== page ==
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    Sanctuary of sweat and steel

    Sanctuary of sweat and steel

    Photo By Sgt. Joshua Laidacker | 1st Sgt. Mark Stephens, senior enlisted advisor of Charlie Company, 3rd Battalion, 7th...... read more read more

    FORT STEWART, Ga. (Aug. 27, 2016) – “I’ve been lifting for over 20 years,” said 1st Sgt. Mark Stephens. “For the last five-and-a-half, six weeks, five meals a day have been three tilapia fillets, one cup of white rice and a cup of spinach. The lifting part is the easy part.”

    Stephens, first sergeant for Charlie Company, 3rd Battalion, 7th Infantry Regiment, 2nd Infantry Brigade Combat Team, 3rd Infantry Division, was one of many contestants in “The Rock” bodybuilder and figure competition at Woodruff Theater, Fort Stewart, Georgia, Aug. 27.

    “Tonight’s competition is going to be exciting,” said Nathaniel Robinson, assistant director of Johnson Fitness Center and judge at the competition. “We have eight mandatory poses that we go through and we look at the body from top to bottom.”

    Each competitor walked on the stage, highlighted by spot lights, and posed for the judges.

    “We’re judging figures,” Robinson said. “We’re looking for the perfect body.”

    “At the end of the day, bodybuilding has absolutely nothing to do with legitimate physical fitness,” Stephens said. “Just because a guy has bigger muscles and he’s stronger in the weight room doesn’t mean he’s going to be able to perform better as a soldier.”

    Contestants go to extremes in pursuit of the perfection judges are looking for, such as symmetry and musculature.

    “When I come up here on stage, I haven’t drank any water in the last 36 to 48 hours,” said Stephens, who is formerly Mr. Fort Jackson. “If I start sweating that means I didn’t push out enough water.”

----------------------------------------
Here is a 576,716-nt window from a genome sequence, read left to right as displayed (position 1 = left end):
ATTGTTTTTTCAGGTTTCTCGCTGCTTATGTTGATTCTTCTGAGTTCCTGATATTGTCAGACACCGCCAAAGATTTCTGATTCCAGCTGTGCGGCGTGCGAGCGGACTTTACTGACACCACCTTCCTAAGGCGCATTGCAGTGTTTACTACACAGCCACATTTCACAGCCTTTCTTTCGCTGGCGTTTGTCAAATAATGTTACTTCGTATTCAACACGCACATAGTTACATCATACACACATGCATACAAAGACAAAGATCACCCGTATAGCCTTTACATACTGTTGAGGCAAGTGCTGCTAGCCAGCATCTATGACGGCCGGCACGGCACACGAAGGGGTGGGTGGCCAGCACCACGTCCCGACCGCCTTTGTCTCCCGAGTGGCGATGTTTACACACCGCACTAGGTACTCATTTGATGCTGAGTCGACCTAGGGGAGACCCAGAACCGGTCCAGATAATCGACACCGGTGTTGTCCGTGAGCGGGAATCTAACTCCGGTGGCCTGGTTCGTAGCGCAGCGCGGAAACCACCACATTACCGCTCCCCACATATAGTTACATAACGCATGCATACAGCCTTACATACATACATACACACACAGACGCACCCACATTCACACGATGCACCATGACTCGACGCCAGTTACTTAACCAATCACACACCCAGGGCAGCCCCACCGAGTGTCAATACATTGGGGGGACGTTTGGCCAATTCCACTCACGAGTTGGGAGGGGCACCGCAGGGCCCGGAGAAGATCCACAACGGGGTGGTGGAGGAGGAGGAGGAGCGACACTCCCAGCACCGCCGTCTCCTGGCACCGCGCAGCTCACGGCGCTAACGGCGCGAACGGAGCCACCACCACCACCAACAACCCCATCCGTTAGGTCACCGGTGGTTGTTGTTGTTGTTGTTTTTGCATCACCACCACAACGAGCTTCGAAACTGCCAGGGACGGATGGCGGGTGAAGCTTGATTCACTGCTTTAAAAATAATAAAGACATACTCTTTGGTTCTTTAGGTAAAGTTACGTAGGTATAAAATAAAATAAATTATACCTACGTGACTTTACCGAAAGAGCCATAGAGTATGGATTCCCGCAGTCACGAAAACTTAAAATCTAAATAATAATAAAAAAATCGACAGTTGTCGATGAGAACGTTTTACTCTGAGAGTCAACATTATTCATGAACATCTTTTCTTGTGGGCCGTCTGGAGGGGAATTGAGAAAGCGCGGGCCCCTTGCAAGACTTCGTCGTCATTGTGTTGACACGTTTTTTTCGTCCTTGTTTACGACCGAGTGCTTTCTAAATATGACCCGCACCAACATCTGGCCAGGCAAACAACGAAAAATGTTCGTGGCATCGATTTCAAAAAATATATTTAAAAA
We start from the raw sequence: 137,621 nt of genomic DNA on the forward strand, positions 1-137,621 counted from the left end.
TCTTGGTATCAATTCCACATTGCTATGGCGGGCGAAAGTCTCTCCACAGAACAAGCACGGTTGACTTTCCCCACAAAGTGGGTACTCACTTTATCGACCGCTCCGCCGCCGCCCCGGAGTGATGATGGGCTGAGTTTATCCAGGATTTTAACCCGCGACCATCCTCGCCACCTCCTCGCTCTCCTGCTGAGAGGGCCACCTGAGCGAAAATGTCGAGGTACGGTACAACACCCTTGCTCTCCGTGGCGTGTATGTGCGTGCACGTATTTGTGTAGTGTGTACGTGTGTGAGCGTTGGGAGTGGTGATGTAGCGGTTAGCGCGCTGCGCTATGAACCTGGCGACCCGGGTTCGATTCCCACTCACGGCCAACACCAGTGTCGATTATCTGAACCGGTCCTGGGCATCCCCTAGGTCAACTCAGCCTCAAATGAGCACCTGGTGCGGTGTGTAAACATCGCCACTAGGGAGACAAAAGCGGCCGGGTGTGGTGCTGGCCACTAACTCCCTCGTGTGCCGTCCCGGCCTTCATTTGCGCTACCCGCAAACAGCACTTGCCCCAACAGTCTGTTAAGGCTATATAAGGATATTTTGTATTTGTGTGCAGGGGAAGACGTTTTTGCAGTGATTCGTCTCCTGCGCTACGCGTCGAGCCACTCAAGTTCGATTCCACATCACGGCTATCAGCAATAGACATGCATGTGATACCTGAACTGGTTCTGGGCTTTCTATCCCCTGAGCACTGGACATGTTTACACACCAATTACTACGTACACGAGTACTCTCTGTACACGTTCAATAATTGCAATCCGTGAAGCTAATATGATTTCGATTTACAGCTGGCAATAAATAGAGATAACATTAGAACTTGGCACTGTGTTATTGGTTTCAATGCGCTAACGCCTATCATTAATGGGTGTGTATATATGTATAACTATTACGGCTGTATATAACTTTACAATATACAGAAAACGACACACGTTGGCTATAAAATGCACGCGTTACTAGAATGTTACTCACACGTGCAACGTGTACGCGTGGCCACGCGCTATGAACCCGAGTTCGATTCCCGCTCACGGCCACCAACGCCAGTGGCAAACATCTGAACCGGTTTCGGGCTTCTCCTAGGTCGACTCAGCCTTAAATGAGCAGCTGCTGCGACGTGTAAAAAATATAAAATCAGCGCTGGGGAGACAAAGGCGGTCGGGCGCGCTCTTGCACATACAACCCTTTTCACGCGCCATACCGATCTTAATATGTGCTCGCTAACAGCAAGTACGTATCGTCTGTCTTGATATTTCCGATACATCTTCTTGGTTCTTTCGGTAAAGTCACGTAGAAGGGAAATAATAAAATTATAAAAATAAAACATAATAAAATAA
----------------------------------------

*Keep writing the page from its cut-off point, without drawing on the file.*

Stephens, who weighed in at 195 lbs. for the competition, came prepared to quench that thirst with a sports drink as soon as the competition was complete. He also said one food in particular is his weakness, and being a husband and father of a family without such nutritional restrictions means it is readily available.

    “Peanut butter is my crutch,” Stephens said after the competition. “When I diet and train, the rest of my family is not. There’s still peanut butter in the house and all it takes is one finger swab. It’s the next ten that sets you back two weeks.”

    Robinson said the competition was very tough to judge. In the end, Stephens earned Best Overall and the title, Mr. Fort Stewart, an honor Stephens earned twice before.

    “Fitness training and bodybuilding, people do it all their lives,” Robinson said.

    “Lifting has been a sanctuary for me for the past 20 years,” Stephens said. “I fell in love with it. My old man got me into it to me when I was real young. For that 95 minutes of the day, everything else is gone and I’m just saturated and just focus on that.”

    Stephens said he joined the Army to be an infantryman and that these competitions are just a hobby for him and that his personal fitness goals have lead to better overall fitness, strength and a nutrition regimen.

    “If your hobby happens to put you in a position where you’re in better physical health and better physical condition, why not?” Stephens said.

    Stephens made it clear his priorities were to be a Soldier before a bodybuilder, but he plans to continue both.

    “I’m a Soldier first,” Stephens said. “If my future calendar permits, I plan to do the [National Physique Committee] national qualifier in Savannah on Oct. 1. If the Army has other plans, I go with that.”



    Date Taken: 08.27.2016
    Date Posted: 08.30.2016 11:02
    Story ID: 208492
    Location: FORT STEWART, GA, US 

    Web Views: 508
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